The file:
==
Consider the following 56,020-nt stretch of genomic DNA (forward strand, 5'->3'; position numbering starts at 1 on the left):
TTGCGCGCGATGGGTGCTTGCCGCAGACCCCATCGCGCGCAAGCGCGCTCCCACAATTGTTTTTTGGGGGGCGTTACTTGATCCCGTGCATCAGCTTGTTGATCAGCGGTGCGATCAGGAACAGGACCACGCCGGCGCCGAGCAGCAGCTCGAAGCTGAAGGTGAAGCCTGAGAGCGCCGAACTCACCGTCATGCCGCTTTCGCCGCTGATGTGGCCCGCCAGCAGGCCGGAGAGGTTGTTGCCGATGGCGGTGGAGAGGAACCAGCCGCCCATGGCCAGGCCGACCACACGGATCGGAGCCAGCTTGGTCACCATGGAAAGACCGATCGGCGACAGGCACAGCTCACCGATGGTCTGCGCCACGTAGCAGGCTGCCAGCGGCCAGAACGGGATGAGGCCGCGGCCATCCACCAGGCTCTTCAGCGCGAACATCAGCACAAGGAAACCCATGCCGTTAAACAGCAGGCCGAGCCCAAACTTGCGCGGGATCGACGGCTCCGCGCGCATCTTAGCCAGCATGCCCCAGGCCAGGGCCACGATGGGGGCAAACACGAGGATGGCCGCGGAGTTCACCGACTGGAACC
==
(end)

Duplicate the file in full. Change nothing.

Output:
Consider the following 56,020-nt stretch of genomic DNA (forward strand, 5'->3'; position numbering starts at 1 on the left):
TTGCGCGCGATGGGTGCTTGCCGCAGACCCCATCGCGCGCAAGCGCGCTCCCACAATTGTTTTTTGGGGGGCGTTACTTGATCCCGTGCATCAGCTTGTTGATCAGCGGTGCGATCAGGAACAGGACCACGCCGGCGCCGAGCAGCAGCTCGAAGCTGAAGGTGAAGCCTGAGAGCGCCGAACTCACCGTCATGCCGCTTTCGCCGCTGATGTGGCCCGCCAGCAGGCCGGAGAGGTTGTTGCCGATGGCGGTGGAGAGGAACCAGCCGCCCATGGCCAGGCCGACCACACGGATCGGAGCCAGCTTGGTCACCATGGAAAGACCGATCGGCGACAGGCACAGCTCACCGATGGTCTGCGCCACGTAGCAGGCTGCCAGCGGCCAGAACGGGATGAGGCCGCGGCCATCCACCAGGCTCTTCAGCGCGAACATCAGCACAAGGAAACCCATGCCGTTAAACAGCAGGCCGAGCCCAAACTTGCGCGGGATCGACGGCTCCGCGCGCATCTTAGCCAGCATGCCCCAGGCCAGGGCCACGATGGGGGCAAACACGAGGATGGCCGCGGAGTTCACCGACTGGAACC